Christopher Hitchens used to tell a story. A good natured but stupid ‘nature’ class teacher, Mrs Jean Watts, had one day ventured to explain that grass and leaves were green as god’s gift to mankind. He paraphrased her: ‘This is an excellent thing and proof of the glory of god, because he could have made vegetation orange or red, something that would clash with our eyes, whereas green is the most restful colour for our eyes!’ Nine-year-old Hitchens concluded: ‘That’s bullshit!’ Bang. Done. The Eureka moment from which he extrapolated all the other idiocies that flow from humans presuming to speak for god.
For me the matter was less certain and more complex, but no less fundamental. And it applies much more widely than just to matters of religious authority proper. The purview is all human reasoning.
Let’s take a detour via Jean Paul Sartre’s 1946 lecture, ‘Existentialism and Humanism’, which some have argued should have been translated as ‘Existentialism is a Humanism’. The distinction is not as inconsequential as it may seem. The translation of this lecture from the French by Philip Mairet contains the sentence: ‘Thus we have neither behind us, nor before us in a luminous realm of values, any means of justification or excuse.’ A sentence that, when considered carefully, is not just profound, but one of the most elegant literary renditions of any idea in the modern era. In fact, it was such a perfect phrasing that I wondered whether there had been a mistranslation of ‘numinous’ for ‘luminous’. I had to check various sources, but in those I can lay my hands on it is at least a universal mistake, if it is a mistake at all.
‘It’s bloody obvious,’ is my frequent, exasperated response to my long-time interlocutor, critic, sometime editor, second harshest critic, and good friend, Dorothy Uckling. Her counsel? ‘You should explain what you mean when you say… because people won’t understand you.’
The critique about not explaining myself more clearly happens less frequently than it did, but with a still somewhat predictable regularity that tells me I need to pause, sometimes, and consider whether I have assumed the wrong audience, and whether I need to do something about that.
This is likely a problem for any writer. You have to think yourself into your subject, but when you then write about it, you may leave behind more casual observers who did not come along for that immersion, and who may not agree with your conclusions. One of the obstacles working against that apparently simple writerly task is an orthodox tradition in the academy, and the public province of readership, of frowning on self-referential pointers about such journeys, and the unwritten prohibition on any self-assertiveness. ‘Who do you think you are to say such a thing?’ Continue reading “Theology of technical rationality”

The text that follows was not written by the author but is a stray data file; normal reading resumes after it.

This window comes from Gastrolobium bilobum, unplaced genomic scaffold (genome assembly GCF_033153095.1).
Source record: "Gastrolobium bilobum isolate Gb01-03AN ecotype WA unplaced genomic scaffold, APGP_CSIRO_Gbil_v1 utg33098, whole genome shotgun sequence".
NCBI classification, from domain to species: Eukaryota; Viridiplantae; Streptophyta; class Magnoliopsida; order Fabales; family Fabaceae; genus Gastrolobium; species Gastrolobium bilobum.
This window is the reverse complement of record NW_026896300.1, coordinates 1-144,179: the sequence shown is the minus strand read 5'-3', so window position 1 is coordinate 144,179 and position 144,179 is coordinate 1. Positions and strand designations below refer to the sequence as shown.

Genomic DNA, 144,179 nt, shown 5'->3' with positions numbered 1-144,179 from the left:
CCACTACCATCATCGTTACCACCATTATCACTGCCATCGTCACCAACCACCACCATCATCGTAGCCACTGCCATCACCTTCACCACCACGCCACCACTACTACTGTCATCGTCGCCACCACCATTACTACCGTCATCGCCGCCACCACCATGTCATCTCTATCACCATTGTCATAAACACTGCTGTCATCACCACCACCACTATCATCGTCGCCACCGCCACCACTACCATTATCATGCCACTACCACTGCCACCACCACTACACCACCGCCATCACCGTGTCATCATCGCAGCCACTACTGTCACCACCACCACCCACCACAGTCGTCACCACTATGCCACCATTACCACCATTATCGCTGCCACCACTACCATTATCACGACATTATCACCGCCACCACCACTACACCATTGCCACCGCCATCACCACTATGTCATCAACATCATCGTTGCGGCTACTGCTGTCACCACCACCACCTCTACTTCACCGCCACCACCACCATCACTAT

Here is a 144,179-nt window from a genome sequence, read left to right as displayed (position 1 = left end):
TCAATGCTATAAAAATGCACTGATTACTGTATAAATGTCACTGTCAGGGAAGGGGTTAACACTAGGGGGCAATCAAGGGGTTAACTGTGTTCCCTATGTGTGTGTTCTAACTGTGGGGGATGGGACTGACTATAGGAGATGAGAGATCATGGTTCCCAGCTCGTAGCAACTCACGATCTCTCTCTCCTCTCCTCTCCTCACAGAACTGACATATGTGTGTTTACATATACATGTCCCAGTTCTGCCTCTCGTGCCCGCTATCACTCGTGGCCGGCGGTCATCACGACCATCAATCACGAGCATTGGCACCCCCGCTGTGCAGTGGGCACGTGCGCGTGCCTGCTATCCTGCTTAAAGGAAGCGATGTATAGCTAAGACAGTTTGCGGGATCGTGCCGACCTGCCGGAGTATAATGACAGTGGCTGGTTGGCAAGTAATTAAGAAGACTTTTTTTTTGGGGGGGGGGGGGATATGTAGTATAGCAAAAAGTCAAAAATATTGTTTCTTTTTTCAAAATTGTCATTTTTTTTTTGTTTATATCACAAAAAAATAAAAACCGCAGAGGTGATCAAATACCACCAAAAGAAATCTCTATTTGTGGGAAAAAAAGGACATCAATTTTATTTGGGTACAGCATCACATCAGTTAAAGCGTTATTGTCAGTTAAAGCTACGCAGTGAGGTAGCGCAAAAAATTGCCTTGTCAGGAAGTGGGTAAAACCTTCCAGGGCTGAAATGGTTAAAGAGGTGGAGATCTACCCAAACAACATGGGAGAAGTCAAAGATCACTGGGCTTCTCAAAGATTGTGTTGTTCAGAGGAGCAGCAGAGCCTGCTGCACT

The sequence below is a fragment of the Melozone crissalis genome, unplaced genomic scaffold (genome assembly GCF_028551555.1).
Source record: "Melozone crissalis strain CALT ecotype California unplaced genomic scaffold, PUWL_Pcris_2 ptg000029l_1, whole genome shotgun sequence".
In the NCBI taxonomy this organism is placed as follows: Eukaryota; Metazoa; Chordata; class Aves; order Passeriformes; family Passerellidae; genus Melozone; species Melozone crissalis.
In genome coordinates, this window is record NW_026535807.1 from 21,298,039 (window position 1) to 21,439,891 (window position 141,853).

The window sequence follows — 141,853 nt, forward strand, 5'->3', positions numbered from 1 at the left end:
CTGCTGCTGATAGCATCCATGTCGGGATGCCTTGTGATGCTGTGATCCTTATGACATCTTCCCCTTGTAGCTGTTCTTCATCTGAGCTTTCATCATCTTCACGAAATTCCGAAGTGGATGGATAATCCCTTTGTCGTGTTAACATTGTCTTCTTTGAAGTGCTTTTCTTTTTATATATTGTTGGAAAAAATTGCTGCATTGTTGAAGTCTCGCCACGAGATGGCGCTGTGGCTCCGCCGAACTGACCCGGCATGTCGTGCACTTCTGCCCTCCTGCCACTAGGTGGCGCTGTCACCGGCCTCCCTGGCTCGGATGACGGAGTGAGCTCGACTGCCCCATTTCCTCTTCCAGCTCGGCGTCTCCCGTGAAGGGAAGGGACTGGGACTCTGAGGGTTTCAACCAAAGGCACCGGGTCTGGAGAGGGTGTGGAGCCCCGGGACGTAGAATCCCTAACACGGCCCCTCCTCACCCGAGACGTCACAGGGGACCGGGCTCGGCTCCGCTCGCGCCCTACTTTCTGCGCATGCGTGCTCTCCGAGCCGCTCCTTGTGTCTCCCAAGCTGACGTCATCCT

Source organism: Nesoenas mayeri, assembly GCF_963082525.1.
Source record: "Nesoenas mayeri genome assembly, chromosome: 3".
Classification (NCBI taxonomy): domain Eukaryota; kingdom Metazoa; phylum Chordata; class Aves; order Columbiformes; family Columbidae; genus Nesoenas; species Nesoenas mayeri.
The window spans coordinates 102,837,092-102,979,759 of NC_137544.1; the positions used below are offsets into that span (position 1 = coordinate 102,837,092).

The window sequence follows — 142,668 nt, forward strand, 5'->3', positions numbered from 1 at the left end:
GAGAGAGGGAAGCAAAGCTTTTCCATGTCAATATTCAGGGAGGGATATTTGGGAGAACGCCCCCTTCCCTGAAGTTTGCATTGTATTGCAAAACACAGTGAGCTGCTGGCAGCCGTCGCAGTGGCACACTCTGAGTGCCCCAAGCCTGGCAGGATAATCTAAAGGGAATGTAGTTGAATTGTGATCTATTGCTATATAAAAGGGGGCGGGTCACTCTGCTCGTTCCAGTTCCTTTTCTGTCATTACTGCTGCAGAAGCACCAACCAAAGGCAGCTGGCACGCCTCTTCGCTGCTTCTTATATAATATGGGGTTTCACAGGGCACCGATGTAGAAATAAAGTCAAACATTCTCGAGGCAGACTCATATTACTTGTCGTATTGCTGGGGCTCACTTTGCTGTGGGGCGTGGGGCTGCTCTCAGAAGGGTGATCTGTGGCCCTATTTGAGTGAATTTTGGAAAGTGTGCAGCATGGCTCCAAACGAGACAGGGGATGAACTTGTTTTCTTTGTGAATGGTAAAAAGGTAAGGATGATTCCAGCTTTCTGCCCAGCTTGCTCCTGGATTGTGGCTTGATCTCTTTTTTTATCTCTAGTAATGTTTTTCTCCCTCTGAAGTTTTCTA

Knowing better, but actually being struck across the forehead with evidence of astonishing stupidity in academic and business practices is probably more painful than that initial moment of clarity when the futility of determinist reductionism first comes into sharp focus.
The latter occurred for me decades ago, and echoes the late Christopher Hitchens’ ruminations on people who have power:
… I began to discern one of the elements of an education: get as near to the supposed masters and commanders as you can and see what stuff they are really made of. As I watched famous scholars and professors flounder here and there, I also, in my career as a speaker at the Oxford Union, had a chance to meet senior ministers and parliamentarians “up close” and dine with them before as well as drink with them afterward, and be amazed once again at how ignorant and sometimes plain stupid were the people who claimed to run the country.
— Christopher Hitchens (2010). Hitch 22: A Memoir. New York: Twelve/Hachette Book Group, p 98.
Hitchens, Christopher (2001). The Trial of Henry Kissinger. New York: Verso.
Hitchens casts himself as a political opponent of Kissinger in the preface to the book, which is as good and time-honoured a reason to write a scalding denunciation of the man.
Coming to the book as an interested reader of Hitchens’s columns and books, and compelled by Hitchens’s untimely but not entirely unexpected death (least of all by him), I was in two minds. All men with their hands on the levers of power are, to an extent, indictable for atrocious crimes, but how do you indict leaders of the past without ensuring collusion by the present bunch to prevent exactly that happening to themselves?
More importantly, why would the public now support prosecuting a man they didn’t push to have indicted at the time? Leaving aside the convincing arguments made by Hitchens about the crude culpability of Kissinger in not only war crimes, but directly in single murders, what would make the American public, around 40 years on, accept that it had made a mistake to remain silent on Kissinger for so long, and that he should now be held accountable for his crimes?
I don’t see an answer to this question in the book itself.
It seems that Hitchens, who never mentioned it directly, saw the feasibility of launching a prosecution against Kissinger as arising from the public immolation of the Nixon presidency in the 1970s, but mostly from the appalling profiteering of the consultancy Kissinger Associates, which has profited enormously from Kissinger’s former foreign policy interventions around the globe.